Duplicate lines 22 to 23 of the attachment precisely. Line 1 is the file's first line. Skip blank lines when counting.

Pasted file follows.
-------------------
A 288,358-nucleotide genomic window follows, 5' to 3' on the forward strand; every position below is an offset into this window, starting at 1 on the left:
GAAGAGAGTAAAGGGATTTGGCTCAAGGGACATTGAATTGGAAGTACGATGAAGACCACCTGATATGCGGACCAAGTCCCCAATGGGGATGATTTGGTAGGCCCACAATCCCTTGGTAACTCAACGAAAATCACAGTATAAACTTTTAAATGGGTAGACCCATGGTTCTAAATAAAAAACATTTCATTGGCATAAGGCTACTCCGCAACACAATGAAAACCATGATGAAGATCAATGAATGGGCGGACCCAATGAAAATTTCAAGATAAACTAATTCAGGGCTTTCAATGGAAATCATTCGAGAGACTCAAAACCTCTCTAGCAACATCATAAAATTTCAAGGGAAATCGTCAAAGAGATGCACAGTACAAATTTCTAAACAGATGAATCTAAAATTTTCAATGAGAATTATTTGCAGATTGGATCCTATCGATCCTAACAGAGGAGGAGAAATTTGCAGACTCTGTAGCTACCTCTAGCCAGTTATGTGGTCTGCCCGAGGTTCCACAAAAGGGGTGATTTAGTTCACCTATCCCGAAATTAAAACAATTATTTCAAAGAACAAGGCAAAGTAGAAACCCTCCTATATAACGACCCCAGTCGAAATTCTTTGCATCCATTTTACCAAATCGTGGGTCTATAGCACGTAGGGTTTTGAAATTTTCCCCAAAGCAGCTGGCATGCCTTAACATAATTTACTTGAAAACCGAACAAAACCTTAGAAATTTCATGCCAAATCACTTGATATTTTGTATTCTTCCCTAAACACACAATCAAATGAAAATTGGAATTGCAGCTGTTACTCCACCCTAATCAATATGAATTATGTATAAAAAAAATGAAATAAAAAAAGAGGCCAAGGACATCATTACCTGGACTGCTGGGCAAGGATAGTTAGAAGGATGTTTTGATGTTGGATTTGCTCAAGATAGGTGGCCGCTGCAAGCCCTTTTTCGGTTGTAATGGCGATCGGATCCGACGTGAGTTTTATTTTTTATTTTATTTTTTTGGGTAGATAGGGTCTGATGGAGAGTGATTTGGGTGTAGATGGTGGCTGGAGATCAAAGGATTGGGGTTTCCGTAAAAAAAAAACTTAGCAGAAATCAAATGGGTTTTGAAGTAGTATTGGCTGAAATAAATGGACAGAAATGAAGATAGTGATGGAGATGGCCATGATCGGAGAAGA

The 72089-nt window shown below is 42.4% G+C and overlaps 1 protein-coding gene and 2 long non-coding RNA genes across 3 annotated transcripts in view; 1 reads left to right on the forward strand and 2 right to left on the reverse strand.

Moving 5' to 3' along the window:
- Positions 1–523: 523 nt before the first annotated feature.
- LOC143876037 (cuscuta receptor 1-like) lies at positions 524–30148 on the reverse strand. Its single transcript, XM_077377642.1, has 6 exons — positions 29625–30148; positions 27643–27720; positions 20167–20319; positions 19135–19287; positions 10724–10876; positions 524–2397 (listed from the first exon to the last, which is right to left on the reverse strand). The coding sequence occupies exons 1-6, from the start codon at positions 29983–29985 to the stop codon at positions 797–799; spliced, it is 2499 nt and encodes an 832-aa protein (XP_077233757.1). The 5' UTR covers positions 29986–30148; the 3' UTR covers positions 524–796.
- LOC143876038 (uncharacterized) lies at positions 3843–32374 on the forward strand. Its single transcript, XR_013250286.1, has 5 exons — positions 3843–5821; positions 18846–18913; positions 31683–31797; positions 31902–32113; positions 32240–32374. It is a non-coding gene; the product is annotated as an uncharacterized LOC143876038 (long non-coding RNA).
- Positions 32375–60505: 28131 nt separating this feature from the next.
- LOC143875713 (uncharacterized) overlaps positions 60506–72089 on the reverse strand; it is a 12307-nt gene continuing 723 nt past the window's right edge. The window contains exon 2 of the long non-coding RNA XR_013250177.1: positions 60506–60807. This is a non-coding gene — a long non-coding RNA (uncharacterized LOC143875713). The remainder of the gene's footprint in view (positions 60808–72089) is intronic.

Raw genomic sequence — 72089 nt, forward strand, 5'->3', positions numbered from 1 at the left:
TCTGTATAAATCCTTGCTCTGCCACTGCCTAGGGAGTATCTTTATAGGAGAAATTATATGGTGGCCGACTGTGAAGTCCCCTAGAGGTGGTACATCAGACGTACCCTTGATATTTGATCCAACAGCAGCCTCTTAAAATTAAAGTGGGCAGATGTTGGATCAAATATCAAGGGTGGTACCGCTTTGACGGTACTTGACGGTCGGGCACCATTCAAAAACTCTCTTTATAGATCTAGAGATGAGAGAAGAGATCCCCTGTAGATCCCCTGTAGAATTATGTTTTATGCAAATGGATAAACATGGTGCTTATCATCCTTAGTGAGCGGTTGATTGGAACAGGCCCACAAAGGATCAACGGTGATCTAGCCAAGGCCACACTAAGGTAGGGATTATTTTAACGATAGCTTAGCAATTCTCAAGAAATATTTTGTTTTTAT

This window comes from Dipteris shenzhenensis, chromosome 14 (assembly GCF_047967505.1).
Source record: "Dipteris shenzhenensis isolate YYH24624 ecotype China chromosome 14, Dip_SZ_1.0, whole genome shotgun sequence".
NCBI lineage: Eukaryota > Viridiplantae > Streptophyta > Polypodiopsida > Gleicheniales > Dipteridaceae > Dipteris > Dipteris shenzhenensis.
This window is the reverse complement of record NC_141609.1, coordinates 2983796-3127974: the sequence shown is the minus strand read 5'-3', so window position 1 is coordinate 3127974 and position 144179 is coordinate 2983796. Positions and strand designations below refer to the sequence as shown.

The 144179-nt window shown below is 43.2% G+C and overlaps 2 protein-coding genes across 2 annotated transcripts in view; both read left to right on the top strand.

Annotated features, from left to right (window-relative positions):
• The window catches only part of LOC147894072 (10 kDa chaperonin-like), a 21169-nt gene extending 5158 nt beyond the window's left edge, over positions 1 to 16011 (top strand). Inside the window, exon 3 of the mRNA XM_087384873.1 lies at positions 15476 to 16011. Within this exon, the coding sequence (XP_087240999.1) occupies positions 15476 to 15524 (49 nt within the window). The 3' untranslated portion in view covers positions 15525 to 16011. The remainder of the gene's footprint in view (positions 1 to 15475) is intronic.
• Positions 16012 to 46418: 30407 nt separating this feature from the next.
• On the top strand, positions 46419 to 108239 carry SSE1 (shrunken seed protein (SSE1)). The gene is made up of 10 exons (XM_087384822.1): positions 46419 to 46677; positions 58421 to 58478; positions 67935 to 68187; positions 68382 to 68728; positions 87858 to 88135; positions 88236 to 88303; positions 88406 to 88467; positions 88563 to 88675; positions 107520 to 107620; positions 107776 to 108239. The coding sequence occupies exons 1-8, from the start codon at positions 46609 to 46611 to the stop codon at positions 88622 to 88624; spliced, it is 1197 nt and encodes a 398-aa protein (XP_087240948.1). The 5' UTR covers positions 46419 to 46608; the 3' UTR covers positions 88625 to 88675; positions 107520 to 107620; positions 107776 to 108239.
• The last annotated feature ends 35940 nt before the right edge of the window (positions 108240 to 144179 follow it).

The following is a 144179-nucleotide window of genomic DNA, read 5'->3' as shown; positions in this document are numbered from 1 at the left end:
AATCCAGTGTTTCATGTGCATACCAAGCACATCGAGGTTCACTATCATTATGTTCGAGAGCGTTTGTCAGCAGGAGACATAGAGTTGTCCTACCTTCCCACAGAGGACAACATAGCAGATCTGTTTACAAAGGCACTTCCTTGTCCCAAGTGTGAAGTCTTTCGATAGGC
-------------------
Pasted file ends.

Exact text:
The following is a 144179-nucleotide window of genomic DNA, read 5'->3' as shown; positions in this document are numbered from 1 at the left end:
AATCCAGTGTTTCATGTGCATACCAAGCACATCGAGGTTCACTATCATTATGTTCGAGAGCGTTTGTCAGCAGGAGACATAGAGTTGTCCTACCTTCCCACAGAGGACAACATAGCAGATCTGTTTACAAAGGCACTTCCTTGTCCCAAGTGTGAAGTCTTTCGATAGGC